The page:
The exclusive premiere of ‘Cigarette’ – which serves the album’s towering penultimate track – showcases the trio’s innate ability to capture raw emotion through the art of sound. With no aid of technology; no computers, no playback of samples, no overdubs, no further processing after the event, the shimmering sounds ebb and flow like the crashing ocean waves and gradual close of night. The opening notes of soaring soprano harmonies is soon accompanied by pulsating noise of electric guitar, conjuring up the sound of a faded past as long-lost memories flicker into gradual focus. Moments later, the woodwind instrumentation of clarinet serves the perfect contrast. The song reflects on a particular moment in time that, in turn becomes revived and subsequently relived, “wrinkles on your forehead now, there’s no looking back.”

Second Moon Of Winter is the perfect addition to the German-based independent label of Denovali Records, whose unique blend of sound lies somewhere between avant-garde, ambient, dark free jazz and neo-classical music. On closer inspection, the talented trio form the natural bridge between the deeply affecting experimental odysseys of label-mates Birds of Passage (New Zealand); the cinematic choral works of Hydras Dream (Sweden/Germany) and dark jazz of Dale Cooper Quartet (France).

One For Sorrow, Two For Joy’ is about embracing chance; being in the moment and reacting in that moment where the audience and artist become one.

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Track premiere: “Cigarette” by Second Moon Of Winter:

 


 

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“One for Sorrow, Two for Joy” by Second Moon Of Winter will be available in January 2015 via Denovali Records.

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www.facebook.com/secondmoonofwinter
http://denovali.com/secondmoonofwinter/
http://denovali.com/

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Written by admin

November 11, 2014 at 12:04 pm

Fractured Air 29: Road Of Dreams (A Mixtape by Mark Fry)

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English singer-songwriter Mark Fry’s name has become synonymous with his psych-folk masterpiece ‘Dreaming With Alice’ released on RCA Italy in 1972 when Fry was only 19 years of age. Some 39 years later (Fry would become an internationally renowned painter while music would continue to play a vital role in the intervening years) Fry released the long-overdue follow-up ‘I Lived In Trees’, an album recorded with The A. Lords (English musicians Michael Tanner and Nicholas Palmer) in Dorset, Normandy and Oxfordshire, released in 2012 via Second Language. The fact that the legend of Mark Fry’s utterly transcendent music still burns so brightly can also be attributed to the many contemporary musicians — Mercury Rev, Four Tet, Colleen, Super Furry Animals and Jim O’Rourke, to name just a few — who have become some of Fry’s most passionate and ardent of believers. This year Fry returns with his latest soul-stirring and dreamlike collection, ‘South Wind, Clear Sky’, available now on London-based independent record label Second Language.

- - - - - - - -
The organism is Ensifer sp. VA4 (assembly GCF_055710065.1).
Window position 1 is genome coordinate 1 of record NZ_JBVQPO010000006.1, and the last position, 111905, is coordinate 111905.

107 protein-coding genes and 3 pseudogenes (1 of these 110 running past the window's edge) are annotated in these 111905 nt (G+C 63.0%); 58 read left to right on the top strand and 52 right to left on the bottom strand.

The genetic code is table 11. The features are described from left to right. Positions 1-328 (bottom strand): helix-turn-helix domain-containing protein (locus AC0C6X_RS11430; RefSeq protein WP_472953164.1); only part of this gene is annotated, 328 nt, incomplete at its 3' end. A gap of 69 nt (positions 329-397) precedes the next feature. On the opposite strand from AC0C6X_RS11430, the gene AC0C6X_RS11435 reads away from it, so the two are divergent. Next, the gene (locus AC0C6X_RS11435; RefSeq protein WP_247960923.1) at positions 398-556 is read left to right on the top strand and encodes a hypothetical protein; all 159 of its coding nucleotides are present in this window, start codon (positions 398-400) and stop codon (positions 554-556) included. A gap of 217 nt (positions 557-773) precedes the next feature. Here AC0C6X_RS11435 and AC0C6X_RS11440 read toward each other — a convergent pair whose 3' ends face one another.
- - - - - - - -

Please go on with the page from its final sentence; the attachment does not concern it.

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Fractured Air 29: Road Of Dreams (A Mixtape by Mark Fry)

“Songs can lead you down a road of dreams. These are just some of them, old and new, that made me want to become and continue to be a songwriter and musician, and whose echoes, like pebbles in a pond, still ripple through my life today.”

—Mark Fry

To listen on Mixcloud:

http://www.mixcloud.com/Fractured_Air/fractured-air-29-road-of-dreams-a-mixtape-by-mark-fry/

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Tracklisting:

01. Traffic ‘Hole In My Shoe’ [Island]
02. The Beatles ‘A Day In The Life’ [Parlophone]
03. Procol Harum ‘A Whiter Shade Of Pale’ [Deram]
04. Joni Mitchell ‘River’ [Reprise]
05. Lucio Dalla ‘Com’è Profondo Il Mare’ [RCA]
06. Joan Armatrading ‘Love And Affection’ [A&M]
07. Kaouding Cissoko ‘Kana Kassi’ [Palm Pictures]
08. Nirvana ‘Something In The Way’ [DGC, Sub Pop]
09. King Creosote and Jon Hopkins ‘Bubble’ [Domino]
10. Bill Callahan ‘Small Plane’ [Drag City]

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The copyright in these recordings is the property of the individual artists and/or their respective record labels. If you like the music, please support the artist by buying their records.

 


 

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“South Wind, Clear Sky” is available now on Second Language Records.

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http://www.markfry.co.uk
http://www.secondlanguagemusic.com

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Written by admin

November 4, 2014 at 12:21 pm

Chosen One: Sophie Hutchings

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Interview with Sophie Hutchings.

“For me instrumental music doesn’t always tell a definite story but expresses a definite feeling that words don’t have to define.”

—Sophie Hutchings

Words: Mark Carry

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White Light’ is the latest collection of mesmerising piano music from Sydney-based composer and pianist Sophie Hutchings. Beginning with 2010’s debut ‘Becalmed’, the gifted composer has crafted her unique blend of neo-classical, piano-based compositions that transports the listener to the further reaches of the barely attainable as endless moments of fragile beauty and infinite solace ascends into the surrounding atmosphere. To date, the full-length releases of 2010’s ‘Becalmed’ and follow-up ‘Night Sky’ (2012), released on the Australian independent label Preservation reveals an artist’s rich devotion to one’s chosen craft where fleeting moments of majestic beauty unfolds with each meandering piano pattern and ripple-flow of transcendence.